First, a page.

12.09.16

Capito Calls On President-Elect Trump to Prioritize Miners Protection Act

WASHINGTON, D.C. – In a letter sent following only a short-term extension of miners’ health care benefits, U.S. Senator Shelley Moore Capito (R-W.Va.) is calling on President-elect Donald Trump to take up the Miners Protection Act early in his administration. Senator Capito and other coal state Senators introduced the Miners Protection Act as an amendment to the continuing resolution to permanently protect the health care and pension benefits of our nation’s miners, but it was not included in the final bill.

“Preserving retirement benefits for our nation’s coal miners is among the most important and pressing items on the congressional agenda,” Senator Capito wrote to the president-elect. “Your recent election has provided hope in West Virginia communities… I look forward to working with you on policies that will help put our miners back to work and rebuild local economies that rely on energy production. It is just as important that we act to preserve health care and pension benefits for retirees who have suffered from the down turn in the coal industry. I ask that you work with me and a bipartisan group of my congressional colleagues to enact the Miners Protection Act early in the 115th Congress.”

The full text of the letter is available below and here.

Dear Mr. President-Elect:

Preserving retirement benefits for our nation’s coal miners is among the most important and pressing items on the congressional agenda. I write to request your help and support for enacting the Miners Protection Act early in the 115th Congress.

The Miners Protection Act is legislation that I helped to introduce during the current Congress to protect the hard earned health care benefits of 22,000 retired coal miners and their dependents, as well as the pension benefits of 120,000 current and future coal mine retirees.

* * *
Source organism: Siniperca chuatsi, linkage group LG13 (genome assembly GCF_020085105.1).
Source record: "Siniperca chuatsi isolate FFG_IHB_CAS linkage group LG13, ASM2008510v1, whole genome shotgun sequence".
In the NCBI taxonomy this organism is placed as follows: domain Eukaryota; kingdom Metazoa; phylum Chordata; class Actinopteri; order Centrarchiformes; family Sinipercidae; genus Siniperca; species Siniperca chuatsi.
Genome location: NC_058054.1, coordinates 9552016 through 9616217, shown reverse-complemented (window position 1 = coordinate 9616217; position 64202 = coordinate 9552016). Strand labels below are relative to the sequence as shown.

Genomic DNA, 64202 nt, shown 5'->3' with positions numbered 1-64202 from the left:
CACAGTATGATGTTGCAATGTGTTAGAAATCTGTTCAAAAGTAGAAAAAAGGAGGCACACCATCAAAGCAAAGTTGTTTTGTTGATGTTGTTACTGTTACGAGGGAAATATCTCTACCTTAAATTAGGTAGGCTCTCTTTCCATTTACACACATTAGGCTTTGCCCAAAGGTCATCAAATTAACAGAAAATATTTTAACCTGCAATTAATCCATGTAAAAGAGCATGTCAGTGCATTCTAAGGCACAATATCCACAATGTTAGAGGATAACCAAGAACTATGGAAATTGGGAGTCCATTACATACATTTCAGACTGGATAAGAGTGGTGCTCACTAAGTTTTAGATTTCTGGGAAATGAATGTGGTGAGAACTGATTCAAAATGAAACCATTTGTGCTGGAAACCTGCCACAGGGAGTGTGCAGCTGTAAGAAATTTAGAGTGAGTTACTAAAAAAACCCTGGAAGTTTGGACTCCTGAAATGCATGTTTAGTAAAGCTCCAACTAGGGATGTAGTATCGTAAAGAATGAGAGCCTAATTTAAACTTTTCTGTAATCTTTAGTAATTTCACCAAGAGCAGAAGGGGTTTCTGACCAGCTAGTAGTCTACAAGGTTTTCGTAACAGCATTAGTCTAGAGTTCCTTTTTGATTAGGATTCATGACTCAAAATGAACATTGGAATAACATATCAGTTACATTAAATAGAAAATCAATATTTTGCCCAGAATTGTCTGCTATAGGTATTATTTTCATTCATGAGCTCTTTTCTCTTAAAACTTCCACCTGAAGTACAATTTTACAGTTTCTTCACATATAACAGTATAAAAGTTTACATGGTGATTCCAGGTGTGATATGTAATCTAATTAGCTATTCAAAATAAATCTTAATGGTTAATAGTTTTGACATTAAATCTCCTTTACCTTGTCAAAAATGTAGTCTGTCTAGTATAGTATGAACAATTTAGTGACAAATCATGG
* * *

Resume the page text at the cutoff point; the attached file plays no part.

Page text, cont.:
As you no doubt saw during your visit to West Virginia earlier this year, coal miners are hardworking men and women at the core of our state’s communities. Coal mine retirees spent decades producing the energy that has powered America’s economy. They did so with the promise that health care coverage and a modest pension would await them in retirement.

The past eight years have been incredibly difficult for coal communities. According to the Mine Safety and Health Administration, there were more than 60,000 fewer coal jobs nationwide in 2016 than there were five years ago.  

In addition to these lost jobs, coal industry bankruptcies have jeopardized retiree health care benefits and drastically reduced contributions to the Mineworkers’ pension plan.

The Miners Protection Act is bipartisan legislation that would use existing funding sources including interest on the Abandoned Mine Land trust fund and a permanent direct appropriation authorized in 2006 to continue retiree health care and protect the solvency of the pension fund for miners. This legislation was approved by the Senate Finance Committee in September with support from both sides of the aisle.

Language in the recently passed continuing resolution extends health coverage for retired miners who were scheduled to lose their coverage on December 31, 2016 until April 30, 2017. While this provision prevents miners from losing their health care coverage in the coming weeks, it is critical that Congress and the new administration take quick action to protect these benefits for the long term.  

Your recent election has provided hope in West Virginia communities that the regulatory assault on the coal and energy industries that has contributed to this economic devastation will soon come to an end. I look forward to working with you on policies that will help put our miners back to work and rebuild local economies that rely on energy production.

It is just as important that we act to preserve health care and pension benefits for retirees who have suffered from the down turn in the coal industry. I ask that you work with me and a bipartisan group of my congressional colleagues to enact the Miners Protection Act early in the 115th Congress.
 

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